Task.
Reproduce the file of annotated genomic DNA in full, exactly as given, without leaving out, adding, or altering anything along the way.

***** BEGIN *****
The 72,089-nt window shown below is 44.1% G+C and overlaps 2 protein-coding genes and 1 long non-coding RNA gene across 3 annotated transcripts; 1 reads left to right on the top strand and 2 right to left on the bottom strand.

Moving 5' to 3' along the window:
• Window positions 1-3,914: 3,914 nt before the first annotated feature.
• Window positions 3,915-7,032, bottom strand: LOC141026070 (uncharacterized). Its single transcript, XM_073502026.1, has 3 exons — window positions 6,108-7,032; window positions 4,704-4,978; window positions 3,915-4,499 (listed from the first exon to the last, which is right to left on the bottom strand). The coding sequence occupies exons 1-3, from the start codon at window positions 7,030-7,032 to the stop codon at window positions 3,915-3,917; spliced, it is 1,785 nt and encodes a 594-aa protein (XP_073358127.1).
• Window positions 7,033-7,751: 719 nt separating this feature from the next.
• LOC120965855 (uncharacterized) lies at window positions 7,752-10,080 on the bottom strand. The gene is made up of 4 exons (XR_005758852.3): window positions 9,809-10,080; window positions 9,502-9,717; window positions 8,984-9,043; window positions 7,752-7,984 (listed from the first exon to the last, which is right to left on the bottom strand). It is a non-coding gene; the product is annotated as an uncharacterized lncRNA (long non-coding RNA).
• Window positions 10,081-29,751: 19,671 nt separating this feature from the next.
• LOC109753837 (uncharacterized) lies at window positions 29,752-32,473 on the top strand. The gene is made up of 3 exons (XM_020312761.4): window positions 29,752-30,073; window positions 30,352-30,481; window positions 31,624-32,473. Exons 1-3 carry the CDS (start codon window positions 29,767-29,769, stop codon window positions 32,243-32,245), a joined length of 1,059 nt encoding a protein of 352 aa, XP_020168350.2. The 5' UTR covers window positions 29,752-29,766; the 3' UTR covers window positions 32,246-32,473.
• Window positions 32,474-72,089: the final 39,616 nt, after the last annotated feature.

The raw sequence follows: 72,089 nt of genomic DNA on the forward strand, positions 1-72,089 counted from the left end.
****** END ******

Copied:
The 72,089-nt window shown below is 44.1% G+C and overlaps 2 protein-coding genes and 1 long non-coding RNA gene across 3 annotated transcripts; 1 reads left to right on the top strand and 2 right to left on the bottom strand.

Moving 5' to 3' along the window:
• Window positions 1-3,914: 3,914 nt before the first annotated feature.
• Window positions 3,915-7,032, bottom strand: LOC141026070 (uncharacterized). Its single transcript, XM_073502026.1, has 3 exons — window positions 6,108-7,032; window positions 4,704-4,978; window positions 3,915-4,499 (listed from the first exon to the last, which is right to left on the bottom strand). The coding sequence occupies exons 1-3, from the start codon at window positions 7,030-7,032 to the stop codon at window positions 3,915-3,917; spliced, it is 1,785 nt and encodes a 594-aa protein (XP_073358127.1).
• Window positions 7,033-7,751: 719 nt separating this feature from the next.
• LOC120965855 (uncharacterized) lies at window positions 7,752-10,080 on the bottom strand. The gene is made up of 4 exons (XR_005758852.3): window positions 9,809-10,080; window positions 9,502-9,717; window positions 8,984-9,043; window positions 7,752-7,984 (listed from the first exon to the last, which is right to left on the bottom strand). It is a non-coding gene; the product is annotated as an uncharacterized lncRNA (long non-coding RNA).
• Window positions 10,081-29,751: 19,671 nt separating this feature from the next.
• LOC109753837 (uncharacterized) lies at window positions 29,752-32,473 on the top strand. The gene is made up of 3 exons (XM_020312761.4): window positions 29,752-30,073; window positions 30,352-30,481; window positions 31,624-32,473. Exons 1-3 carry the CDS (start codon window positions 29,767-29,769, stop codon window positions 32,243-32,245), a joined length of 1,059 nt encoding a protein of 352 aa, XP_020168350.2. The 5' UTR covers window positions 29,752-29,766; the 3' UTR covers window positions 32,246-32,473.
• Window positions 32,474-72,089: the final 39,616 nt, after the last annotated feature.

The raw sequence follows: 72,089 nt of genomic DNA on the forward strand, positions 1-72,089 counted from the left end.